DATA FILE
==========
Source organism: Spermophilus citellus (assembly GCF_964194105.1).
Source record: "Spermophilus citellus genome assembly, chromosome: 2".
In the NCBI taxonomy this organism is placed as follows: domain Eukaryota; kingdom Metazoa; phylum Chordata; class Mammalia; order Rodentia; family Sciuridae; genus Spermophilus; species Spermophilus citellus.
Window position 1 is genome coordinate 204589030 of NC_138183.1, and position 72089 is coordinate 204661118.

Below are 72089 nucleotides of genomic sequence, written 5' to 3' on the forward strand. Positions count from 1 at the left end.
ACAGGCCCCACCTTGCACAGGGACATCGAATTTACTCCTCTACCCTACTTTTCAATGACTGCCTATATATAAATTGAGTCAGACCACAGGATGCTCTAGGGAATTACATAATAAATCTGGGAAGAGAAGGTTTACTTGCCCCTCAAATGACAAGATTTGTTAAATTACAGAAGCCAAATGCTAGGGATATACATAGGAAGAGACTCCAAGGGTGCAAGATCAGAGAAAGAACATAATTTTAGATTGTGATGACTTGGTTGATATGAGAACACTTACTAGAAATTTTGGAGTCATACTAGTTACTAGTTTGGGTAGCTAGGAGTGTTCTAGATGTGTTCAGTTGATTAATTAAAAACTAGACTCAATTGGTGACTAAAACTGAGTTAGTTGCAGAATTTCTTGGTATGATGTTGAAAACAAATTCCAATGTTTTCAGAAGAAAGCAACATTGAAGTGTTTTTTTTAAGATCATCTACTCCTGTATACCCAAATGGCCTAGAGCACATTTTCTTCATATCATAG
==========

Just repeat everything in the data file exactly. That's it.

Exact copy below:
Source organism: Spermophilus citellus (assembly GCF_964194105.1).
Source record: "Spermophilus citellus genome assembly, chromosome: 2".
In the NCBI taxonomy this organism is placed as follows: domain Eukaryota; kingdom Metazoa; phylum Chordata; class Mammalia; order Rodentia; family Sciuridae; genus Spermophilus; species Spermophilus citellus.
Window position 1 is genome coordinate 204589030 of NC_138183.1, and position 72089 is coordinate 204661118.

Below are 72089 nucleotides of genomic sequence, written 5' to 3' on the forward strand. Positions count from 1 at the left end.
ACAGGCCCCACCTTGCACAGGGACATCGAATTTACTCCTCTACCCTACTTTTCAATGACTGCCTATATATAAATTGAGTCAGACCACAGGATGCTCTAGGGAATTACATAATAAATCTGGGAAGAGAAGGTTTACTTGCCCCTCAAATGACAAGATTTGTTAAATTACAGAAGCCAAATGCTAGGGATATACATAGGAAGAGACTCCAAGGGTGCAAGATCAGAGAAAGAACATAATTTTAGATTGTGATGACTTGGTTGATATGAGAACACTTACTAGAAATTTTGGAGTCATACTAGTTACTAGTTTGGGTAGCTAGGAGTGTTCTAGATGTGTTCAGTTGATTAATTAAAAACTAGACTCAATTGGTGACTAAAACTGAGTTAGTTGCAGAATTTCTTGGTATGATGTTGAAAACAAATTCCAATGTTTTCAGAAGAAAGCAACATTGAAGTGTTTTTTTTAAGATCATCTACTCCTGTATACCCAAATGGCCTAGAGCACATTTTCTTCATATCATAG